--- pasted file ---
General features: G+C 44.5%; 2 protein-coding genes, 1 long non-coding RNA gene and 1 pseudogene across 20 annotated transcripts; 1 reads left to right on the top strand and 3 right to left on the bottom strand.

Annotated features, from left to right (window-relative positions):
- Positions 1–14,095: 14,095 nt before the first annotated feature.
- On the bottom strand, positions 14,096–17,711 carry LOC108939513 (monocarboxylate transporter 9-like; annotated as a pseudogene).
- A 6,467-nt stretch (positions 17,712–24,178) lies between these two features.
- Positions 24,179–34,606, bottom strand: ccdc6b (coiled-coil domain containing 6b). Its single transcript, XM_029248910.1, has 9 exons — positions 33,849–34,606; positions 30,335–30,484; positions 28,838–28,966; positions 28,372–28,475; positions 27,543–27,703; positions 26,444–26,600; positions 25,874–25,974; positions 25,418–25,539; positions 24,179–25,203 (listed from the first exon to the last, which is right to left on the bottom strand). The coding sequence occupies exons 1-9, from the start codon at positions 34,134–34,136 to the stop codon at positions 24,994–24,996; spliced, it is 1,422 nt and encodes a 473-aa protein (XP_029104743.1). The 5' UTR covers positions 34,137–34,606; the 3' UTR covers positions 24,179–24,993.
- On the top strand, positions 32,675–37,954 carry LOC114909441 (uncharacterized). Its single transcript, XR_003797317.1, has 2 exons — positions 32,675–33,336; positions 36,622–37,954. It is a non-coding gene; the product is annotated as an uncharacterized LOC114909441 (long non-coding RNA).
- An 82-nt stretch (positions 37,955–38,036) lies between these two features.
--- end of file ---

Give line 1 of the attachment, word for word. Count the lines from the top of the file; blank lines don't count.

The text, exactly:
General features: G+C 44.5%; 2 protein-coding genes, 1 long non-coding RNA gene and 1 pseudogene across 20 annotated transcripts; 1 reads left to right on the top strand and 3 right to left on the bottom strand.